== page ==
The connection between language and geography is an important one, and the United States has a rich history of geographic dialectology. However, we learn from studying regional dialect atlases (and national dialect atlases, such as the Dictionary of American Regional English) that dialect edges don't follow state lines.
Southwest Wisconsin is a perfect example - The dialect called "North Central" is spoken in the north, while the "Inland North" dialect is spoken in southeastern Wisconsin and the "Upper Midlands" dialect is spoken in Wisconsin's southwest corner (along with northwest Illinois and southern Iowa).
These different dialect regions are distinguised on the map above by isoglosses. An isogloss is a line that distinguishes regions of linguistic similarity, whether for words, sounds or other aspects of speech.The following map was made by Frederic G. Cassidy for the Wisconsin English Language Survey. On it, you'll find hand-drawn isoglosses and markings showing the regions and locations in Wisconsin where people say tap, spigot, faucet, or bung.
Just as state and national boundaries do not necessiarly match up with isoglosses, natural boundaries such as rivers, lakes and mountains may not necessarily represent linguistic boundaries (especially now with ample bridges and roads connecting communities). Consider how Highway 18, rather than the nearby Wisconsin River, serves as a cultural boundary separating groups of cheese factories owned by either American, German/Dutch/Belgian or Swiss cheesemakers.
Most maps on this website were made using standard techniques from the cartographer’s toolkit, as discussed in detail within cartographer Mark Livengood’s chapter in the book Wisconsin Talk: Linguistic Diversity in the Badger State. Check out his chapter (Chapter 10) for an insider’s perspective on the construction of different maps that you can view on this site!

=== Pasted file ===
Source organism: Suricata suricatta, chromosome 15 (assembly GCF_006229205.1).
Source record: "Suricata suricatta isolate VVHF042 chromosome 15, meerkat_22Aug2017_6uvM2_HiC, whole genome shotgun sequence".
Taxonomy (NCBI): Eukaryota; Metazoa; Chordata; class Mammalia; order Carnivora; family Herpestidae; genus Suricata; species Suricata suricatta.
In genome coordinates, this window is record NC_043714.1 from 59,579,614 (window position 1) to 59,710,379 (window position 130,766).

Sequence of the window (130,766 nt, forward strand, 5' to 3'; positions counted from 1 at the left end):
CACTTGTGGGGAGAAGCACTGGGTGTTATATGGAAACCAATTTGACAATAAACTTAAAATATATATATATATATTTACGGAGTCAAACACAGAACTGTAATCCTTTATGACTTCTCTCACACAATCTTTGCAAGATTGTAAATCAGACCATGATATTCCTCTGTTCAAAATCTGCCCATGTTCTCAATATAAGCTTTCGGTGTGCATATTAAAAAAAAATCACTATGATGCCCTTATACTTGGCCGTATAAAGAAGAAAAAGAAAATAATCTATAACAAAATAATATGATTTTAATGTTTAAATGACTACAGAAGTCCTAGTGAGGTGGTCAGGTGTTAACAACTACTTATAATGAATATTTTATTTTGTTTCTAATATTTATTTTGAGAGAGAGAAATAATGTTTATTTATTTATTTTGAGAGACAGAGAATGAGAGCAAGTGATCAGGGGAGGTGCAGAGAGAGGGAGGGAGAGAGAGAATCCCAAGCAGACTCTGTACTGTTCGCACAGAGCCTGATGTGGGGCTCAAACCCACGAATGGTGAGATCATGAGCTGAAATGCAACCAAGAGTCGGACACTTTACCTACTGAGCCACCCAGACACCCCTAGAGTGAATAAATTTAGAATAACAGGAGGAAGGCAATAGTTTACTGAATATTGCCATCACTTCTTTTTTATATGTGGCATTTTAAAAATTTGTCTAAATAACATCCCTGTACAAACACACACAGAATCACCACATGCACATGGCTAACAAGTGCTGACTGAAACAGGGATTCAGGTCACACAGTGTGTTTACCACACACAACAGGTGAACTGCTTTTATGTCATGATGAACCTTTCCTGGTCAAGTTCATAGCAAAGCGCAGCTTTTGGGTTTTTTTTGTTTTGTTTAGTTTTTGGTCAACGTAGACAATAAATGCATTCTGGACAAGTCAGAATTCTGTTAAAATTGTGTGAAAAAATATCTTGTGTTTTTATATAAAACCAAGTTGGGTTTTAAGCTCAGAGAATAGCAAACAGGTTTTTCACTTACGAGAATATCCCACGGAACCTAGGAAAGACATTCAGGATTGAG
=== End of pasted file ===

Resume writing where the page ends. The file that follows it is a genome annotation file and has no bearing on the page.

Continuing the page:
We also recommend consulting American FactFinder and the University of Virginia's Historical Census Browser to gain access to information and census data that may be helpful in creating linguistic maps of your own.
References and related publicationsLivengood, Mark. 2013. Mapping Wisconsin’s Linguistic Landscapes. In Wisconsin Talk: Linguistic Diversity in the Badger State, eds. Thomas Purnell, Eric Raimy and Joseph Salmons, pp. 142-149. Madison: The University of Wisconsin Press.
Landry, Rodrigue, and Richard Y. Bourhis. 1997. Linguistic Landscape and Ethnolinguistic Vitality: An Empirical Study. Journal of Language and Social Psychology 16(1): 23–49.
Woodward, David, Robert Ostergren, Onno Brouwer, Steven Hoelscher, and Joshua Hane. 1996. Cultural Map of Wisconsin: A Cartographic Portrait of the State. Madison: University of Wisconsin Press.
Slocum, Terry A., Robert B. McMaster, Fritz C. Kessler, and Hugh H. Howard. 2009. Thematic Cartography and Geovisualization. 3rd ed. Upper Saddle River, NJ: Pearson Prentice Hall.